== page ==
Ye Seong Kim remembers the initial excitement she felt after being accepted to UCLA. But that thrill turned to trepidation as she sat with 500 other new Bruins in Ackerman Grand Ballroom on the first day of a three-day freshman orientation.
Kim had arrived the night before from her home in Castro Valley, California, and already had had a hard time finding her way from her room on the Hill, where undergraduate residence halls are located, to the ballroom. “I was feeling a bit lost and overwhelmed,” Kim admits.
Her mood, however, lightened considerably when David Ravetch, a UCLA alumnus who has taught accounting at UCLA since 1982, took the stage to welcome freshmen to campus.
“I couldn’t believe he was a professor here,” recalls Kim, now a fourth-year biochemistry major. “The teachers I’d had in the past were all business, but David implanted the idea that UCLA professors really care about your learning; they’re here for us as a resource, and they love what they do.”
For the last quarter century, Ravetch, a senior lecturer at the Anderson School of Management, has been the charismatic warm up-act kicking off three intense days of freshman orientation and the very first faculty member most new Bruins meet. He estimates he’s spoken to tens of thousands of freshmen and their parents, who have listened to an orientation talk he’s tailored just for them.
His words so impressed Kim, for example, that she even considered pursuing a minor in accounting just so she could take his class. “I was toying with the idea … and then I realized, ‘Wait. I have no interest in accounting,’” she says with a laugh.
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On a recent morning at Ackerman, Ravetch sets the right tone as he welcomes yet another cohort of freshmen. “There may be lots of emotions going through you right now,” he tells them. “Whatever you’re feeling, I hope you also feel a sense of pride because we had 92,000 freshman applications to come to this school in the fall. And we picked you. We picked you. Congratulations.”
Right on cue, his audience erupts in cheers and applause.
Using his signature brand of high energy and humor, Ravetch opens by referencing Schubert’s “Unfinished Symphony” and how to quickly square numbers. While the topics seem unrelated, somehow he breaks the ice and gets students thinking about how knowledge and education can be found in the simplest of situations. Just be open to learning, listen and pay attention, Ravetch advises.
To give students a sense of being part of a global community of Bruins, he asks them where they come from. Raise your hand, he urges, if you’re fluent in a language other than English. When students answer, he then speaks a few words in some of the 30 languages in which he can respond. On this particular morning, he impresses his audience with phrases in Korean, French, Spanish, Mandarin, Cantonese, Bengali, Russian and Armenian.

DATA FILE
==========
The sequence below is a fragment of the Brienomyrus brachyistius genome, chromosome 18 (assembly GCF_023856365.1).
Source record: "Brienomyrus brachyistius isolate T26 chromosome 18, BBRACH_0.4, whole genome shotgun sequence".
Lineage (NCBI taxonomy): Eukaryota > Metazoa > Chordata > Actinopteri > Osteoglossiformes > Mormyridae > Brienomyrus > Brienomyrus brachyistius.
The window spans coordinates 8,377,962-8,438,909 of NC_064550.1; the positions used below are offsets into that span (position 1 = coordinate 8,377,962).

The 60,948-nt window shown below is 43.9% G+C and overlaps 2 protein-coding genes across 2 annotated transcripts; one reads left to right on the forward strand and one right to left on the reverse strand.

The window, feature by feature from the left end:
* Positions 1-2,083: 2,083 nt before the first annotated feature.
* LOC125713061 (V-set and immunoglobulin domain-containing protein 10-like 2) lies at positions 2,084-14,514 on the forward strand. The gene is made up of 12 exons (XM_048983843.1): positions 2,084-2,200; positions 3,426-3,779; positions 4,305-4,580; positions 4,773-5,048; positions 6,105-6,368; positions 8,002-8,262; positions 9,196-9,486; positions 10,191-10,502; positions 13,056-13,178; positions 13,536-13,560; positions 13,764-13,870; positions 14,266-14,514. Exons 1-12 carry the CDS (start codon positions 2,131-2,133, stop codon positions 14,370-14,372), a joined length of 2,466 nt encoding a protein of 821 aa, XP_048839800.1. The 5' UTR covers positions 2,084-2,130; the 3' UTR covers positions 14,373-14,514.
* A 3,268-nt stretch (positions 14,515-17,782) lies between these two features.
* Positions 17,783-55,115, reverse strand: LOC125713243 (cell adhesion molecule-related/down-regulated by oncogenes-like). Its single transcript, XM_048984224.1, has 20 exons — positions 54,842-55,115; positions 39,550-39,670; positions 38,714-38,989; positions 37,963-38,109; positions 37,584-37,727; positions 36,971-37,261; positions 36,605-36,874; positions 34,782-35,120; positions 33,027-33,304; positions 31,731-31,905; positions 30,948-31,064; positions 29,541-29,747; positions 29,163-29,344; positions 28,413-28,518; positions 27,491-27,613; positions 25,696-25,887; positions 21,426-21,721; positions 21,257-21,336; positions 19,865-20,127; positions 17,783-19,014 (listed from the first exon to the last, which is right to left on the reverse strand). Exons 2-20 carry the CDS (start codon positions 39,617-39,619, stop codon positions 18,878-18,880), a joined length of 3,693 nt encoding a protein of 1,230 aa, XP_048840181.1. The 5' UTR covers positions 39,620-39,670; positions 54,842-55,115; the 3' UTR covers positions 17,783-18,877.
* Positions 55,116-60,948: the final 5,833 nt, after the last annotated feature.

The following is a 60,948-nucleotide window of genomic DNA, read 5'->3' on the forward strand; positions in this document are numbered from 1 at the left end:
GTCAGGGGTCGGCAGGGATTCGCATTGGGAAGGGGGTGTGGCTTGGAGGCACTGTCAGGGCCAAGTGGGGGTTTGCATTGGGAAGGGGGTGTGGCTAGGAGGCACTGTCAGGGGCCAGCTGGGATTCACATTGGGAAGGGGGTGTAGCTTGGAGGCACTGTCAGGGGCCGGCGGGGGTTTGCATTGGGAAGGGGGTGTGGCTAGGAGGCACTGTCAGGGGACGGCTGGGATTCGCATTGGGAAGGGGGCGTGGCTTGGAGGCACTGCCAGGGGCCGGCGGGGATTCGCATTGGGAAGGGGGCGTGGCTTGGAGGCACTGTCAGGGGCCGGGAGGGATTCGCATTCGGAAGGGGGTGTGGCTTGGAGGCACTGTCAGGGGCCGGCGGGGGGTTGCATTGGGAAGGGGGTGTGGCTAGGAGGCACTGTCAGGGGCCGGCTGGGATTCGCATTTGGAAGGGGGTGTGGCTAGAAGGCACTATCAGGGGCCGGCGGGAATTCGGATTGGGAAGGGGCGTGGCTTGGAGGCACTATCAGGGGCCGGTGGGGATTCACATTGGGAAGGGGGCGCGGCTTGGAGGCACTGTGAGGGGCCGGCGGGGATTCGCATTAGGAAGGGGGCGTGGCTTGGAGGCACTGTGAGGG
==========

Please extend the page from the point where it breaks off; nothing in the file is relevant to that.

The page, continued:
“It’s a way for me to connect with the audience,” Ravetch says later. “It’s a little bit of a surprise, and it opens them up to what I’m about to talk about. It’s the ice-breaker that works.”
Later, he tells them that their college experience is really what they will make of it. He encourages them to find balance between in-class and out-of-class learning.
“Their whole focus to this point has been grades and academic stuff, and UCLA is so much more than that,” Ravetch explains in a later interview.
Once a shy 17-year-old UCLA freshman from the San Fernando Valley himself, Ravetch says he gives students the kind of advice he wishes someone had given him in 1975. “I’d led a pretty sheltered life and was an introvert, and I was reluctant to do a lot of things,” he says. “I wish someone had told me to be more involved on campus, to focus on more than academia and to understand what a university is. It’s so much more than taking a bunch of classes.”
Ravetch asks these present-day freshmen to try new things, challenge themselves academically, volunteer, do research, study abroad, get to know faculty and be open to different fields and disciplines.
The perennial campus greeter recalls that his own one-day orientation was not a mind-expanding experience. “I didn’t really get a firm grasp of the campus or what was going to be expected of me,” he says. “I didn’t study much in high school — which says more about the school than it says about me. And I thought UCLA wouldn’t be all that much different. The change was startling. I wish someone had told me that.”
In contrast, Kim, reflecting back on his orientation talk three years ago, says she believes Ravetch’s humor, knowledge and insight on that one day helped her find her way at UCLA.
Within two weeks, she was meeting with professors during office hours and getting involved on campus.
“I don’t know if I actually would have gone to office hours if not for him telling us that professors want to be there with you and are invested in your learning,” Kim says.
Lost in that crowd of new faces, she heard him urge her to make her first-year experience a positive one. That pushed her to become a residence assistant and later a new student coordinator, positions that have allowed her to personally impact incoming students.
And that’s exactly why Roxanne Neal, director of New Student and Transition Programs, invites Ravetch back to the stage year after year.
“He brings such energy,” says Neal. Although there are a few other faculty members who give orientation presentations to incoming freshmen, she added, Ravetch is the only one who has been doing it since the 1990s.
“He has such enthusiasm, and he genuinely cares about students. That translates so solidly during his sessions,” Neal explains. “Students are here to get a degree and to get an education. They should be hearing from someone who is part of the group responsible for making that happen. … He loves getting them excited to be at UCLA. And he’s so good at it.”